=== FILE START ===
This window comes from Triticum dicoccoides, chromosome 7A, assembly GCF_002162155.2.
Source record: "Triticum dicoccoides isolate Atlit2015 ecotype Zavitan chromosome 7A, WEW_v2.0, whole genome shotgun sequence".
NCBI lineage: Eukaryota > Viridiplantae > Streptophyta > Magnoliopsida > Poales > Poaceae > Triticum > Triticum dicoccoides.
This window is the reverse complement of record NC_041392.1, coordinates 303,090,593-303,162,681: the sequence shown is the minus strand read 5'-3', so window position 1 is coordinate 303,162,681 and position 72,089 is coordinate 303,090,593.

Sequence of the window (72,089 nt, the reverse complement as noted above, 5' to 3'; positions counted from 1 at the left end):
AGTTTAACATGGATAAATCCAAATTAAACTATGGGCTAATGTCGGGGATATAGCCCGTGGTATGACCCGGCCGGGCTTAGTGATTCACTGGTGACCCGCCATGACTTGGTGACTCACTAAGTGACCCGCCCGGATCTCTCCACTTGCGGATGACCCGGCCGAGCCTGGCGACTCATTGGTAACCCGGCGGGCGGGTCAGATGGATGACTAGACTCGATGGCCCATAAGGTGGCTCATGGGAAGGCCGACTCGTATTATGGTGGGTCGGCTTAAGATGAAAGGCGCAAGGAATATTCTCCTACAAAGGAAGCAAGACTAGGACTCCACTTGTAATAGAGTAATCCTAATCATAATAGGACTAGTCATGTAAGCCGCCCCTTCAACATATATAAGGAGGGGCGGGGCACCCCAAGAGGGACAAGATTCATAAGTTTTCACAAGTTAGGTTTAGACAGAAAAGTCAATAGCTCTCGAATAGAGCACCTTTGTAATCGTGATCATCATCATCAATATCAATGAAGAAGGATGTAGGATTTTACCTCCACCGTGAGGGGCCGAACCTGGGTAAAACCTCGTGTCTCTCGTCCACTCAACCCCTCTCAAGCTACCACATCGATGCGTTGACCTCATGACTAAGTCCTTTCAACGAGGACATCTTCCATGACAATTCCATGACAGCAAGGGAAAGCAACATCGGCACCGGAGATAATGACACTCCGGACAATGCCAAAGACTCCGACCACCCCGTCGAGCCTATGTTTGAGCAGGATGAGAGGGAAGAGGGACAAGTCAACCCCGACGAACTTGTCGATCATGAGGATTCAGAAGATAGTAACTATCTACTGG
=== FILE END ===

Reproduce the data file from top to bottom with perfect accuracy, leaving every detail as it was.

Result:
This window comes from Triticum dicoccoides, chromosome 7A, assembly GCF_002162155.2.
Source record: "Triticum dicoccoides isolate Atlit2015 ecotype Zavitan chromosome 7A, WEW_v2.0, whole genome shotgun sequence".
NCBI lineage: Eukaryota > Viridiplantae > Streptophyta > Magnoliopsida > Poales > Poaceae > Triticum > Triticum dicoccoides.
This window is the reverse complement of record NC_041392.1, coordinates 303,090,593-303,162,681: the sequence shown is the minus strand read 5'-3', so window position 1 is coordinate 303,162,681 and position 72,089 is coordinate 303,090,593.

Sequence of the window (72,089 nt, the reverse complement as noted above, 5' to 3'; positions counted from 1 at the left end):
AGTTTAACATGGATAAATCCAAATTAAACTATGGGCTAATGTCGGGGATATAGCCCGTGGTATGACCCGGCCGGGCTTAGTGATTCACTGGTGACCCGCCATGACTTGGTGACTCACTAAGTGACCCGCCCGGATCTCTCCACTTGCGGATGACCCGGCCGAGCCTGGCGACTCATTGGTAACCCGGCGGGCGGGTCAGATGGATGACTAGACTCGATGGCCCATAAGGTGGCTCATGGGAAGGCCGACTCGTATTATGGTGGGTCGGCTTAAGATGAAAGGCGCAAGGAATATTCTCCTACAAAGGAAGCAAGACTAGGACTCCACTTGTAATAGAGTAATCCTAATCATAATAGGACTAGTCATGTAAGCCGCCCCTTCAACATATATAAGGAGGGGCGGGGCACCCCAAGAGGGACAAGATTCATAAGTTTTCACAAGTTAGGTTTAGACAGAAAAGTCAATAGCTCTCGAATAGAGCACCTTTGTAATCGTGATCATCATCATCAATATCAATGAAGAAGGATGTAGGATTTTACCTCCACCGTGAGGGGCCGAACCTGGGTAAAACCTCGTGTCTCTCGTCCACTCAACCCCTCTCAAGCTACCACATCGATGCGTTGACCTCATGACTAAGTCCTTTCAACGAGGACATCTTCCATGACAATTCCATGACAGCAAGGGAAAGCAACATCGGCACCGGAGATAATGACACTCCGGACAATGCCAAAGACTCCGACCACCCCGTCGAGCCTATGTTTGAGCAGGATGAGAGGGAAGAGGGACAAGTCAACCCCGACGAACTTGTCGATCATGAGGATTCAGAAGATAGTAACTATCTACTGG